At some point, you look back at your life and career, and wonder about the “what ifs.” I had thought about them from time-to-time over the years, but frankly, was too busy with life to really give them too much attention. Besides, they were behind me and I was moving forward. Right before we moved to FL, though, they hit me hard. “The Next Chapter” was here—a time when lifestyle changes would take priority over career moves. No problem—I had made those choices before—opting out, for example. But I had always expected to opt back in—career, to me, was a flow. I would go back and hit it hard—fulfill a lot of expectations that temporarily had been put on hold.
And now, time was up.
The great look back spawned a pretty dark couple of weeks. Was it all really over? Life felt unfinished. There was more to accomplish. Should I have made different choices leading up to this point? Choices that prioritized career? And how would all those decisions affect the options that I would have, going forward? After all, Mike may have been contemplating retirement, but I was still working and would be working for at least a few years.
The look back was consuming and honestly, depressing. What if I had gone to law school? Or hadn’t gotten mad and left that prestigious but hard-driving firm as a 20-something? What if I had taken that job on Wall Street when our daughter was a toddler or the job in Chicago for that big step up? What if…
The truth is, the “what ifs” had come with a lot of “yeah buts”—law school would have come at a time when I had just started working, Mike and I were about to get married, and we both had plenty of student loans from undergraduate school and graduate school. Besides, I was sick of school and really loved working. That hard-driving but prestigious firm required a lot from its employees—and while I still carry some baggage from that one, I know that it eventually would have required more time and attention than I was willing to give. Wall Street and Chicago? The requirements of the Wall Street job became clear in the interview—“we’ll make you a millionaire but for the next 10 years, you’re ours” was a direct answer to my question about life balance at that firm. Hey—it was the 80s and Wall Street—did I really even need to ask? And Chicago? That came at the same time as the Wall Street interview. It was a great opportunity for both Mike and me, but it meant that we would be leaving our extended family just when we were planning on having more children.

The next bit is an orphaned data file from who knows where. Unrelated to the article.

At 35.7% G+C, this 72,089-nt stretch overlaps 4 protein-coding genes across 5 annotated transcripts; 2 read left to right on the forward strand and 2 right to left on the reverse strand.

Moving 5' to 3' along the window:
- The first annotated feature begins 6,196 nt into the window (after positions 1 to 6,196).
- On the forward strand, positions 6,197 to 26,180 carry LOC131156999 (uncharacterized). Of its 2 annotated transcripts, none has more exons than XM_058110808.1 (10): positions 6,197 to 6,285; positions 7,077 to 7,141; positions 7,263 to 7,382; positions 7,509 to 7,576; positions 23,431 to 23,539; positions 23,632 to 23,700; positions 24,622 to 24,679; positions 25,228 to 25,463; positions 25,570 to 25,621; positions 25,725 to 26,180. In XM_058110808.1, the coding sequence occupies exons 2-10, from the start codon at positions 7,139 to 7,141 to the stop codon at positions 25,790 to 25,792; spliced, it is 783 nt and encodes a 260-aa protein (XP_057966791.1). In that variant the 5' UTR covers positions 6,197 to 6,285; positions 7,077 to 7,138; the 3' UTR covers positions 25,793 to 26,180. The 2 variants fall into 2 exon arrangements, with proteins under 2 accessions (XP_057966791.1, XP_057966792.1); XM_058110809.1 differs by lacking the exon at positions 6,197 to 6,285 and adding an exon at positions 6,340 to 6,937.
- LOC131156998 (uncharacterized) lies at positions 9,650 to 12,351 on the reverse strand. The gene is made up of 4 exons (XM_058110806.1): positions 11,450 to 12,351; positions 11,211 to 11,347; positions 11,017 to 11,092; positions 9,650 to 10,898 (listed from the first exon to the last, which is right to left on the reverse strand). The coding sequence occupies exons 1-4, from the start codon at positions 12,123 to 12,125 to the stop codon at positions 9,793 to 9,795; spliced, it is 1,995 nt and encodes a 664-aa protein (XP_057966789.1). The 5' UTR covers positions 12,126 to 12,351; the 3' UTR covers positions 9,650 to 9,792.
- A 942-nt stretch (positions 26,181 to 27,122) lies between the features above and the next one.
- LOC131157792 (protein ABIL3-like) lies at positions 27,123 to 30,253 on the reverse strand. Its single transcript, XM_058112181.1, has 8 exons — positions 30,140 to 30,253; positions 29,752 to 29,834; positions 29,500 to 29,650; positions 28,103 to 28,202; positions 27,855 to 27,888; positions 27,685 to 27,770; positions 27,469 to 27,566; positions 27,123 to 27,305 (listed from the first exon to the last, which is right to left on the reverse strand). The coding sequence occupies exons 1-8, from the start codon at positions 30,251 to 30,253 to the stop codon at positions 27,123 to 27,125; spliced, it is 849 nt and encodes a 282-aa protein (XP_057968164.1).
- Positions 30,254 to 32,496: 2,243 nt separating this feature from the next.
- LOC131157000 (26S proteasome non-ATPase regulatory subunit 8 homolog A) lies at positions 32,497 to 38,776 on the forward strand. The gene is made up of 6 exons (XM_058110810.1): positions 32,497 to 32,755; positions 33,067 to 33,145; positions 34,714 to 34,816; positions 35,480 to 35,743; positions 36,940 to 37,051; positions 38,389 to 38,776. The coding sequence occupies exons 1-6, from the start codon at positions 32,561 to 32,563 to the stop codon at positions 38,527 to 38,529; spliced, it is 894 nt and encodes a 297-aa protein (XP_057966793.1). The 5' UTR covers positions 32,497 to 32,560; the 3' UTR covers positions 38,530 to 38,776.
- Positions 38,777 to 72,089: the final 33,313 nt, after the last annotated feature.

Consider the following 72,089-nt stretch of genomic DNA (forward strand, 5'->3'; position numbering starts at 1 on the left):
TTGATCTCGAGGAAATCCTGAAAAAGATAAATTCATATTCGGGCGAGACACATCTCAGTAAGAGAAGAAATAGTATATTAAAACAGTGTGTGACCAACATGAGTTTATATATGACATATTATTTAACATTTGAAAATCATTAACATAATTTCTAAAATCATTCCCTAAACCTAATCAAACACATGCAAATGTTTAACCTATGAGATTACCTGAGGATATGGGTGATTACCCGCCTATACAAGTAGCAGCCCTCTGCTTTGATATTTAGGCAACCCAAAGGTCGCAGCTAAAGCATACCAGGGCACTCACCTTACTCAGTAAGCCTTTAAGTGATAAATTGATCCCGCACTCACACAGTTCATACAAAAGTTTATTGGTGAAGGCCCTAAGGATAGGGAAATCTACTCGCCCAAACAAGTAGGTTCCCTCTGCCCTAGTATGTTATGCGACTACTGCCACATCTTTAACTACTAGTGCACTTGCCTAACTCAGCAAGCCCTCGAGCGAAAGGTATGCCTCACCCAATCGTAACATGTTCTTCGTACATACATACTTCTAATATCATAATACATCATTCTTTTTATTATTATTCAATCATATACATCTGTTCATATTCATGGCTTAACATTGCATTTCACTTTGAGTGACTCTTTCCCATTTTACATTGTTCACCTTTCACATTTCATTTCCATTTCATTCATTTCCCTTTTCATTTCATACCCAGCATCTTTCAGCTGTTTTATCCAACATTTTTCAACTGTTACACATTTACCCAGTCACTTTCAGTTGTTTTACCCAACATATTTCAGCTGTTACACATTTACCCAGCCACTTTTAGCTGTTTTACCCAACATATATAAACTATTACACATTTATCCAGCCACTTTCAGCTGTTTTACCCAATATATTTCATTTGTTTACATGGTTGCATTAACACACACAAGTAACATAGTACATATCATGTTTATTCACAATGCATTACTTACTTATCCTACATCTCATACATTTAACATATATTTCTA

The bottom line was, lifestyle had always won out over career when big decisions had come up—so maybe The Next Chapter wasn’t the showstopping crescendo that I had thought it was. One thing was clear though—there was no more “someday,” where I could believe that high-level career accomplishment just needed a little more time.
“A little more time” had become “game over.”
What could I have done differently—worked harder? Put in longer hours?
The Great Review
I looked back at the decades. Life had been very full and on plenty of days, exhausting. I really hadn’t had more to give, so maybe I should’ve given differently? To whom? Work instead of my life and family?
It was a long and painful review, and at the end came the realization that I wouldn’t have changed any of those decisions. My life had been really happy—no, not all the time, and it hadn’t been without stress, but I had really loved all those years. And if given the choice, l would rather look back and feel that something had been left on the table with my career than with our family. My decisions may not have always been the right ones but they were made for the right reasons. At least the right reasons for me.
The other realization—and probably the bottom line—was that the decisions had always been pretty easy, and there was a good reason for that. In fact, with the exception of two jobs that gave me much (but still not all) of what I had been looking for from a career, there hadn’t even been a contest. I would think so often, “was I really here to sell bonds?” “Build email campaigns?” Seriously? This is what I should have devoted more time to?? I had spent a lot of years in a career that gave me a marketable skill set, paid well, was often interesting, and brought me together with some wonderful people. It also facilitated a nice lifestyle. But was I there because I loved what I did? No…not even close. The reasons that I stayed in it were practical, and that made it easier to make the choices that I did. Had my career been one to which I’d been “called,” I may still have made the same decisions, but it would’ve been much harder to do. Net net, my real career turned out to be enriching my personal life, and my work career had really been little more than a way to facilitate a good lifestyle. Huh. Hadn’t seen that one coming.
I had wanted my life to be impactful—and in my mind that was validated by having an impressive title, a spot in the C suite, or making partner. Not that I would’ve turned any of those down:), but I didn’t want them enough to make other sacrifices—at least not in investments.
So, it really isn’t “game over”—there’s always more time for “impactful”—that opportunity comes each day with just plain living life. “Career driven” has been replaced by “purpose driven.” But this time, instead of being focused on “the family team,” it will revolve around something that reflects a personal gift or interest.
Until next time,
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